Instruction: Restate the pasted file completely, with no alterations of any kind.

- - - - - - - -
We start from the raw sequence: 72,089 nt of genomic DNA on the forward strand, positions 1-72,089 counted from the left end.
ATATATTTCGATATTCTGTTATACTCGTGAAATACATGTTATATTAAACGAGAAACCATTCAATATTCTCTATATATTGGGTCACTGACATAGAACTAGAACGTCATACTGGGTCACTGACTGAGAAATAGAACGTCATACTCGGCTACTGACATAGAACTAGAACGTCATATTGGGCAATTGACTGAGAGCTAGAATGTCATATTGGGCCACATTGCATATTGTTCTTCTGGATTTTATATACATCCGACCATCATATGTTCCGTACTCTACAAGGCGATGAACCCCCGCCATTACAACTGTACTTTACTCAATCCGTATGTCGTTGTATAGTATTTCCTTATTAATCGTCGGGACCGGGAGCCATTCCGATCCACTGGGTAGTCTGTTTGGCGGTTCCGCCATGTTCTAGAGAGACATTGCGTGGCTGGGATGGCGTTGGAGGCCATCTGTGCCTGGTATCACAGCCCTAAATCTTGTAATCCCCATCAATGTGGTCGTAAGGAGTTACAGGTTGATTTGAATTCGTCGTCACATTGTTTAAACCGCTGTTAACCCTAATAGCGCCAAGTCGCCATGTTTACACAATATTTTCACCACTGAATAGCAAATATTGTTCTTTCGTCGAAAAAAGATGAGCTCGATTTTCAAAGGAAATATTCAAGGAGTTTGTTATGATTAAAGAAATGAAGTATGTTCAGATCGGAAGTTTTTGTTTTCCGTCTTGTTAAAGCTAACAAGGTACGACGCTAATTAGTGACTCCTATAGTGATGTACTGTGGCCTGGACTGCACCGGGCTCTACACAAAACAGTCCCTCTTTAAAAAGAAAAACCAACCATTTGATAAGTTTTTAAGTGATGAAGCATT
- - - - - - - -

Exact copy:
We start from the raw sequence: 72,089 nt of genomic DNA on the forward strand, positions 1-72,089 counted from the left end.
ATATATTTCGATATTCTGTTATACTCGTGAAATACATGTTATATTAAACGAGAAACCATTCAATATTCTCTATATATTGGGTCACTGACATAGAACTAGAACGTCATACTGGGTCACTGACTGAGAAATAGAACGTCATACTCGGCTACTGACATAGAACTAGAACGTCATATTGGGCAATTGACTGAGAGCTAGAATGTCATATTGGGCCACATTGCATATTGTTCTTCTGGATTTTATATACATCCGACCATCATATGTTCCGTACTCTACAAGGCGATGAACCCCCGCCATTACAACTGTACTTTACTCAATCCGTATGTCGTTGTATAGTATTTCCTTATTAATCGTCGGGACCGGGAGCCATTCCGATCCACTGGGTAGTCTGTTTGGCGGTTCCGCCATGTTCTAGAGAGACATTGCGTGGCTGGGATGGCGTTGGAGGCCATCTGTGCCTGGTATCACAGCCCTAAATCTTGTAATCCCCATCAATGTGGTCGTAAGGAGTTACAGGTTGATTTGAATTCGTCGTCACATTGTTTAAACCGCTGTTAACCCTAATAGCGCCAAGTCGCCATGTTTACACAATATTTTCACCACTGAATAGCAAATATTGTTCTTTCGTCGAAAAAAGATGAGCTCGATTTTCAAAGGAAATATTCAAGGAGTTTGTTATGATTAAAGAAATGAAGTATGTTCAGATCGGAAGTTTTTGTTTTCCGTCTTGTTAAAGCTAACAAGGTACGACGCTAATTAGTGACTCCTATAGTGATGTACTGTGGCCTGGACTGCACCGGGCTCTACACAAAACAGTCCCTCTTTAAAAAGAAAAACCAACCATTTGATAAGTTTTTAAGTGATGAAGCATT